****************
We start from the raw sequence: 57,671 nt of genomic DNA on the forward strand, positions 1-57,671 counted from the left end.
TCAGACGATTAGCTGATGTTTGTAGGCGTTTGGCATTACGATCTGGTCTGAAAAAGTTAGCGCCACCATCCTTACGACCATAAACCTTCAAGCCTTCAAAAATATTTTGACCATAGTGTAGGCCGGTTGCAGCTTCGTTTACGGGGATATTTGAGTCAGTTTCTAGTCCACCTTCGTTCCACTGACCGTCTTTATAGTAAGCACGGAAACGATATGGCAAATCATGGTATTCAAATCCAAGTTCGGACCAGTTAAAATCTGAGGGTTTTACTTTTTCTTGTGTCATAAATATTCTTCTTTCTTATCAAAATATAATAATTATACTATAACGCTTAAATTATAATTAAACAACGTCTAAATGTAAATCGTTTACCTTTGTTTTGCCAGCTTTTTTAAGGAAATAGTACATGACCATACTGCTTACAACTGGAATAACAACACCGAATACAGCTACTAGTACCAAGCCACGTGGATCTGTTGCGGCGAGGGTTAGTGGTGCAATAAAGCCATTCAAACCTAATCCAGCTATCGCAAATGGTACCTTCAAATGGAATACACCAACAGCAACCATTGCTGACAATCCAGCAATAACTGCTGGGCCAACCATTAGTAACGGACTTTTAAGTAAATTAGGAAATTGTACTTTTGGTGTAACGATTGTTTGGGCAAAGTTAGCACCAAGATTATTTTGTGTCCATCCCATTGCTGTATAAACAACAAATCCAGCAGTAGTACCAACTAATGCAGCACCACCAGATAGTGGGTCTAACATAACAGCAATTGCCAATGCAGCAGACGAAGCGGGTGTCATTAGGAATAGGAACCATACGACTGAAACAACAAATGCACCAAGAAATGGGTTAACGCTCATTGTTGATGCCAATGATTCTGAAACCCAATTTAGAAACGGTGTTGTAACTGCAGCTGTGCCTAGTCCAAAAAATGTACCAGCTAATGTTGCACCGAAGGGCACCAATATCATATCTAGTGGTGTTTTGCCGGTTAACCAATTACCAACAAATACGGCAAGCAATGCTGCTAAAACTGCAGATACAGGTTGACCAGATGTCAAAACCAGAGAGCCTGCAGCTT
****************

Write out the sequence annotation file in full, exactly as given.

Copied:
We start from the raw sequence: 57,671 nt of genomic DNA on the forward strand, positions 1-57,671 counted from the left end.
TCAGACGATTAGCTGATGTTTGTAGGCGTTTGGCATTACGATCTGGTCTGAAAAAGTTAGCGCCACCATCCTTACGACCATAAACCTTCAAGCCTTCAAAAATATTTTGACCATAGTGTAGGCCGGTTGCAGCTTCGTTTACGGGGATATTTGAGTCAGTTTCTAGTCCACCTTCGTTCCACTGACCGTCTTTATAGTAAGCACGGAAACGATATGGCAAATCATGGTATTCAAATCCAAGTTCGGACCAGTTAAAATCTGAGGGTTTTACTTTTTCTTGTGTCATAAATATTCTTCTTTCTTATCAAAATATAATAATTATACTATAACGCTTAAATTATAATTAAACAACGTCTAAATGTAAATCGTTTACCTTTGTTTTGCCAGCTTTTTTAAGGAAATAGTACATGACCATACTGCTTACAACTGGAATAACAACACCGAATACAGCTACTAGTACCAAGCCACGTGGATCTGTTGCGGCGAGGGTTAGTGGTGCAATAAAGCCATTCAAACCTAATCCAGCTATCGCAAATGGTACCTTCAAATGGAATACACCAACAGCAACCATTGCTGACAATCCAGCAATAACTGCTGGGCCAACCATTAGTAACGGACTTTTAAGTAAATTAGGAAATTGTACTTTTGGTGTAACGATTGTTTGGGCAAAGTTAGCACCAAGATTATTTTGTGTCCATCCCATTGCTGTATAAACAACAAATCCAGCAGTAGTACCAACTAATGCAGCACCACCAGATAGTGGGTCTAACATAACAGCAATTGCCAATGCAGCAGACGAAGCGGGTGTCATTAGGAATAGGAACCATACGACTGAAACAACAAATGCACCAAGAAATGGGTTAACGCTCATTGTTGATGCCAATGATTCTGAAACCCAATTTAGAAACGGTGTTGTAACTGCAGCTGTGCCTAGTCCAAAAAATGTACCAGCTAATGTTGCACCGAAGGGCACCAATATCATATCTAGTGGTGTTTTGCCGGTTAACCAATTACCAACAAATACGGCAAGCAATGCTGCTAAAACTGCAGATACAGGTTGACCAGATGTCAAAACCAGAGAGCCTGCAGCTT